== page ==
Weeks 5 – 10
Breastfeeding and Switching to Bottles
While your baby is still most likely waking for nighttime feedings, you might be wondering: Are things getting easier or am I just becoming numb to the sleep deprivation? As you’ll find throughout these first few months, things that once seemed impossible eventually become second nature. However, you still might have some looming questions and concerns, such as:
- Breastfeeding problems
- Switching to Formula
- Reducing milk production
- General formula feeding
- General breastfeeding
New feeding issues you might encounter this month include:
Supplementing with Formula:
If you’re planning on supplementing with formula rather than breast milk – whether because of convenience, breast infection or your future work schedule – then this is a good time to make the introduction. Follow our advice on introducing the bottle, but also check out our tips on formula feeding.
- If you’re worried about your milk supply, know that your supply is more stable in the second month, and a few nursing sessions are better than none. Although replacing breastfeeding sessions with a bottle (whether it’s breast milk or formula) will reduce your supply, for many moms it is possible to produce milk with only a few feedings a day.
- Your baby will still benefit from breast milk’s unique antibody properties while being able to provide you with the convenience of formula. A little breast milk is better than none.
- Your baby’s bowel movements might become slightly less loose as formula is introduced. Plus, he or she might stay fuller longer.
Introducing the Bottle
Even if you aren’t supplementing with formula, there will come a time (as impossible as it seems right now) where you’ll be away from the baby long enough to miss a scheduled feeding. Whether you’re returning to work in a few weeks or just need a date night with your partner, it’s a good idea to get your baby used to drinking from a bottle – after your milk supply is stable, of course. Most lactation experts agree that two to four weeks is generally the time when your body works out the breastfeeding kinks and figures out supply-and-demand proportions.
If you’d rather not introduce a bottle whatsoever (it’s just another thing to wean them from, right?) then that’s perfectly fine as well. While it’s nice to have the freedom to leave the house for more than three hours, keep in mind that missing a scheduled feeding time will require you to find somewhere to pump in order to avoid engorgement, clogged milk ducts and a compromised milk supply. For more information on pumping read our breastfeeding guide.
Even if you don’t plan on giving your baby a bottle, it’s a good idea to pump and store at least six bottles in the freezer, just in case of an emergency where you are physically separated from the baby.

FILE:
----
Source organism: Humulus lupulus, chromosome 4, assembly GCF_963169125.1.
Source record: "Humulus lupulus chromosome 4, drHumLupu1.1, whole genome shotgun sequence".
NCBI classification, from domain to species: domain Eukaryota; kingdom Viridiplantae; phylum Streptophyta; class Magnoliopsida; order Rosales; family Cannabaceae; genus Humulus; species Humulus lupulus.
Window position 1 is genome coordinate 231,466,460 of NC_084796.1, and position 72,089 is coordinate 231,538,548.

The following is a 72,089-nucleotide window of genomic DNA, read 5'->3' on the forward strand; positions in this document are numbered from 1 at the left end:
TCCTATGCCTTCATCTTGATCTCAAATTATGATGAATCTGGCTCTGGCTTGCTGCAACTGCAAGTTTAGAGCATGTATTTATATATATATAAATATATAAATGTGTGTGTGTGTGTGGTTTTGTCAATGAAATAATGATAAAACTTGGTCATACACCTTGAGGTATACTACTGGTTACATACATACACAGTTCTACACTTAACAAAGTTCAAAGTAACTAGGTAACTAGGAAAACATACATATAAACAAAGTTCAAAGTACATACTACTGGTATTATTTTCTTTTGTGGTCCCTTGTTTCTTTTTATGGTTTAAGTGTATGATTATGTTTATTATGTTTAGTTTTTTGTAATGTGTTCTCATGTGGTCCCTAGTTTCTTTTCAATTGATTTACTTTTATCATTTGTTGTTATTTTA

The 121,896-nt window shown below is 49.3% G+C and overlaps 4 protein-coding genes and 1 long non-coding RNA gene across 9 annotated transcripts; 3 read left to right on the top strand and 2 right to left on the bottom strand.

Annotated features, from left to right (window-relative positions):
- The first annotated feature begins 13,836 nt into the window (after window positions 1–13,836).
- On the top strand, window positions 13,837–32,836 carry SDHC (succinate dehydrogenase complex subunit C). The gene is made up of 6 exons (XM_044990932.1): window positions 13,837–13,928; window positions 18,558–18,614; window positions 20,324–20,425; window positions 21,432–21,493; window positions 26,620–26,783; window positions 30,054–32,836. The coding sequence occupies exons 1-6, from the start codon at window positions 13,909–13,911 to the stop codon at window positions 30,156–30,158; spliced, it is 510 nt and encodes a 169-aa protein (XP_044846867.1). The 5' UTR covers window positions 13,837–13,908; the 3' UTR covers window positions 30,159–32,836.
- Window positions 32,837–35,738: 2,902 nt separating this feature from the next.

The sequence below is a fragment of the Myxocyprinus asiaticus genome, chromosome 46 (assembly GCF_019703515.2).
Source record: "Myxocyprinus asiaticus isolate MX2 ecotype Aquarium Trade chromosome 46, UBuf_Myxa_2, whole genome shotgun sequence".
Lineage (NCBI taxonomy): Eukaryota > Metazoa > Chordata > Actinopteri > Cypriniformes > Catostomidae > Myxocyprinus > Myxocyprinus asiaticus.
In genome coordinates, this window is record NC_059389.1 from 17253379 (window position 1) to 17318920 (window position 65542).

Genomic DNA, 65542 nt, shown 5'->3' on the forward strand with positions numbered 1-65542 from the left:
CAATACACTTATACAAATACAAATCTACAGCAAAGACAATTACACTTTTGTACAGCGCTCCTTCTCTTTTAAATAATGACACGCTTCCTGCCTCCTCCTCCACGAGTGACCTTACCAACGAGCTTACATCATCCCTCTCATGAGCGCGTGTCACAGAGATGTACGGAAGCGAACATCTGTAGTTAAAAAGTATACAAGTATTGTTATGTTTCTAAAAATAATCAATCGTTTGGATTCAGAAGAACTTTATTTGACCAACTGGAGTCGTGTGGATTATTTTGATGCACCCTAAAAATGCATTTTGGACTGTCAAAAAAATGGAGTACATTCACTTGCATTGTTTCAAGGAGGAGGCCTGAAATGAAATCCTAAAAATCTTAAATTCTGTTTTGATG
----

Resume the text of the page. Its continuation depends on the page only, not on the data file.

Tips for easing your baby from breast to bottle:
- Have someone else make that first feeding from the bottle. If there’s a choice between a foreign bottle and a nearby breast, it’s pretty obvious which will win. If you have to do the feeding, cover up those breasts.
- Wait until your baby is definitely hungry, but not when he or she is frantically starving. A hysterical baby is likely to get more upset that a breast isn’t available for comfort.
- There are different types of nipples, so this might be a trial-and-error period to see which one is accepted. Many bottle companies offer nipples specifically designed for the breast-to-bottle transition, which are a little wider.
- Around six weeks is the perfect time to make the transition: Both you and the baby have (hopefully) gotten a hang of breastfeeding, yet it’s still early enough for them to accept a change. If you wait too long, the baby might be so used to the breast that a rubber imposter will not do.
- If your baby resists drinking from the bottle, try feeding her facing out (rather than cuddling her). Some babies will drink while they’re entertained by the view out of a window or even while sitting on the front lawn watching traffic.
- Let your baby decide how much milk to drink. There aren’t measuring cups on your breasts, so you really have no idea how much your baby is actually drinking. Finally seeing the actual number might be distressing if it’s less than you imagined. Trust your baby to eat what he or she is comfortable with, which can be anywhere from two to five ounces.
- If you’re introducing the bottle in preparation of returning to work, start using the bottle at least two weeks before your first day back. If you’re going to be away for three feedings a day, start off by offering one bottled feeding a day and work up to three by the time you’ll be back to work.